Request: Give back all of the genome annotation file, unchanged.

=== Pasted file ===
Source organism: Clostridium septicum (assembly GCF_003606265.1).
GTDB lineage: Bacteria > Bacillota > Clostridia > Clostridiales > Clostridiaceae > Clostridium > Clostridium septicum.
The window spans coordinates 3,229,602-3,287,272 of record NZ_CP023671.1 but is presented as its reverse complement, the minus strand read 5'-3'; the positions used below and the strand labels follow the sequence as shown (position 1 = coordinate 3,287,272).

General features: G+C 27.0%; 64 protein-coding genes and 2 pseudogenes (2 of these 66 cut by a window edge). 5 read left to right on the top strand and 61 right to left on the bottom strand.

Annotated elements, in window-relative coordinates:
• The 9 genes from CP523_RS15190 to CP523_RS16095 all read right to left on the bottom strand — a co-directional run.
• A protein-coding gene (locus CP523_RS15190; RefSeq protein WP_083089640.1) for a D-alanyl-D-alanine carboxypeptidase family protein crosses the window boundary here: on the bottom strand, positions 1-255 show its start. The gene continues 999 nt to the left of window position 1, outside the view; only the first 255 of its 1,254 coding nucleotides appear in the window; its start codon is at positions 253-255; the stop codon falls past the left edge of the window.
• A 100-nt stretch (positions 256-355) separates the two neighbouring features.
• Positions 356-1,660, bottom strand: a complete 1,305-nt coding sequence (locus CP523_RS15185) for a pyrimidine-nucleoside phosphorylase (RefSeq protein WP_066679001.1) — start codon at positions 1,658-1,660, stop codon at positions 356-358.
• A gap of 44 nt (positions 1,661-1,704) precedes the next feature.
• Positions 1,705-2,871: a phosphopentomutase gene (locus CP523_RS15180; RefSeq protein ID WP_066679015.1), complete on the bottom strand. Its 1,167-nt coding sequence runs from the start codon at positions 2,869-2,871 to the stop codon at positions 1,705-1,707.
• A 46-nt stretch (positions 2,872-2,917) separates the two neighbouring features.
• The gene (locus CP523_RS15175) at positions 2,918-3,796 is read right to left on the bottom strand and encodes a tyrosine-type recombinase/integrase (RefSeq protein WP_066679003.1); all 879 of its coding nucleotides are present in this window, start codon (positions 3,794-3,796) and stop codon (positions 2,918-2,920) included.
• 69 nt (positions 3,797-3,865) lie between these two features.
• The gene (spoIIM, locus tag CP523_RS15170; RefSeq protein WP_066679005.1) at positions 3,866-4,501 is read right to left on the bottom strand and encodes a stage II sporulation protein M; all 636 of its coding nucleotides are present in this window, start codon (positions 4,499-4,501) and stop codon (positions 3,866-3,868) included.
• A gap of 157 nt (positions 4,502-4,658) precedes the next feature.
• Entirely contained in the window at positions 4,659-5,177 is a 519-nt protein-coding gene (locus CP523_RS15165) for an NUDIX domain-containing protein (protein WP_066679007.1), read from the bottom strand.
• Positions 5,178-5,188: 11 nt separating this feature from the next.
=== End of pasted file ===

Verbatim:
Source organism: Clostridium septicum (assembly GCF_003606265.1).
GTDB lineage: Bacteria > Bacillota > Clostridia > Clostridiales > Clostridiaceae > Clostridium > Clostridium septicum.
The window spans coordinates 3,229,602-3,287,272 of record NZ_CP023671.1 but is presented as its reverse complement, the minus strand read 5'-3'; the positions used below and the strand labels follow the sequence as shown (position 1 = coordinate 3,287,272).

General features: G+C 27.0%; 64 protein-coding genes and 2 pseudogenes (2 of these 66 cut by a window edge). 5 read left to right on the top strand and 61 right to left on the bottom strand.

Annotated elements, in window-relative coordinates:
• The 9 genes from CP523_RS15190 to CP523_RS16095 all read right to left on the bottom strand — a co-directional run.
• A protein-coding gene (locus CP523_RS15190; RefSeq protein WP_083089640.1) for a D-alanyl-D-alanine carboxypeptidase family protein crosses the window boundary here: on the bottom strand, positions 1-255 show its start. The gene continues 999 nt to the left of window position 1, outside the view; only the first 255 of its 1,254 coding nucleotides appear in the window; its start codon is at positions 253-255; the stop codon falls past the left edge of the window.
• A 100-nt stretch (positions 256-355) separates the two neighbouring features.
• Positions 356-1,660, bottom strand: a complete 1,305-nt coding sequence (locus CP523_RS15185) for a pyrimidine-nucleoside phosphorylase (RefSeq protein WP_066679001.1) — start codon at positions 1,658-1,660, stop codon at positions 356-358.
• A gap of 44 nt (positions 1,661-1,704) precedes the next feature.
• Positions 1,705-2,871: a phosphopentomutase gene (locus CP523_RS15180; RefSeq protein ID WP_066679015.1), complete on the bottom strand. Its 1,167-nt coding sequence runs from the start codon at positions 2,869-2,871 to the stop codon at positions 1,705-1,707.
• A 46-nt stretch (positions 2,872-2,917) separates the two neighbouring features.
• The gene (locus CP523_RS15175) at positions 2,918-3,796 is read right to left on the bottom strand and encodes a tyrosine-type recombinase/integrase (RefSeq protein WP_066679003.1); all 879 of its coding nucleotides are present in this window, start codon (positions 3,794-3,796) and stop codon (positions 2,918-2,920) included.
• 69 nt (positions 3,797-3,865) lie between these two features.
• The gene (spoIIM, locus tag CP523_RS15170; RefSeq protein WP_066679005.1) at positions 3,866-4,501 is read right to left on the bottom strand and encodes a stage II sporulation protein M; all 636 of its coding nucleotides are present in this window, start codon (positions 4,499-4,501) and stop codon (positions 3,866-3,868) included.
• A gap of 157 nt (positions 4,502-4,658) precedes the next feature.
• Entirely contained in the window at positions 4,659-5,177 is a 519-nt protein-coding gene (locus CP523_RS15165) for an NUDIX domain-containing protein (protein WP_066679007.1), read from the bottom strand.
• Positions 5,178-5,188: 11 nt separating this feature from the next.